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Adult information and resources



For and about children

"Can your marriage
survive the Coronavirus?"
CNN 03.28.2020


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Implementing the parenting plan
in the midst of a pandemic
(03.28.2020 article from
The Orange County Register (California)

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CDC
Frequently Asked Questions
about COVID-19


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In the words of a recent Canadian court:
a.     The disruption of our lives is anxiety producing for everyone.
b.   It is even more confusing for children who may have a difficult time understanding.
c.     In scary times, children need all of the adults in their lives to behave in a cooperative, responsible and mature manner. 
d.   Vulnerable children need reassurance that everything is going to be okay.  It’s up to the adults to provide that reassurance.
e.     Right now, families need more cooperation.  And less litigation.

Ribeiro v Wright, 2020 ONSC 1829
(CanLII), <http://canlii.ca/t/j60jj>, retrieved on 2020-03-3
0

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SEVEN GUIDELINES FOR
PARENTS WHO ARE DIVORCED/SEPARATED
AND SHARING CUSTODY OF CHILDREN
DURING THE
-19 PANDEMIC

03.25.2020
From the leaders of groups that deal with families in crisis:
Susan Myres, President of American Academy of Matrimonial Lawyers (AAML)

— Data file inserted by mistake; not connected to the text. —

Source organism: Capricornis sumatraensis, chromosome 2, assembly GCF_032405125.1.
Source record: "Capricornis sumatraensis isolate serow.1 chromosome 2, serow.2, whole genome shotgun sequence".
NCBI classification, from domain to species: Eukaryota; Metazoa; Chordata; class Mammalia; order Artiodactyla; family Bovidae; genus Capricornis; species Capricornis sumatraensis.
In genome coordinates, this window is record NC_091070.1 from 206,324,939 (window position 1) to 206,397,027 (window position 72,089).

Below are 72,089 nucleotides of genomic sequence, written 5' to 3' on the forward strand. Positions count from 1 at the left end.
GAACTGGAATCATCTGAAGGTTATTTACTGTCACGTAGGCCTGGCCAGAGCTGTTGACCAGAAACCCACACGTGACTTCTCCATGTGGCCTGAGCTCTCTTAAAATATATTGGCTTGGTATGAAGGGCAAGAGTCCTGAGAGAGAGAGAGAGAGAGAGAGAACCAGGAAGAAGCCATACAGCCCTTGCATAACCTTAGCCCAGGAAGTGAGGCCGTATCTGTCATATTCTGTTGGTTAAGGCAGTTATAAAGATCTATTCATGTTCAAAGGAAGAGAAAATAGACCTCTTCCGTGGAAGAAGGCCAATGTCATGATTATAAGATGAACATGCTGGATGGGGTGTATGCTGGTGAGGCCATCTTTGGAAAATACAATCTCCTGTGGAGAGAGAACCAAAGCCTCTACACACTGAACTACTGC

Dr. Matt Sullivan, President of Association of Family and Conciliation Courts (AFCC)
Annette Burns, AAML and Former President of AFCC
Yasmine Mehmet, AAML
Kim Bonuomo, AAML
Nancy Kellman, AAML
Dr. Leslie Drozd, AFCC
Dr. Robin Deutsch, AFCC
Jill Peña, Executive Director of AAML
Peter Salem, Executive Director of AFCC

Contact:
6525 Grand Teton Plaza, Madison, Wisconsin 53719
Phone 608.664.3750 Fax 608.664.3751 afcc@afccnet.org www.afccnet.org






































































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Keeping Kids Out Of The Middle
 Keeping families
                        out of court
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Keeping Kids Out of the Middle



Developmental Psychology For Family Law
                            Professionals



Holding Tight/Letting Go




1. BE HEALTHY.
Comply with all CDC and local and state guidelines and model good behavior for your children with intensive hand washing, wiping down surfaces and other objects that are frequently touched, and maintaining social distancing. This also means BE INFORMED. Stay in touch with the most reliable media sources and avoid the rumor mill on social media.
2. BE MINDFUL.
Be honest about the seriousness of the pandemic, but maintain a calm attitude and convey to your children your belief that everything will return to normal in time. Avoid making careless comments in front of the children and exposing them to endless media coverage intended for adults. Don’t leave the news on 24/7, for instance. But, at the same time, encourage your children to ask questions and express their concerns and answer them truthfully at a level that is age-appropriate.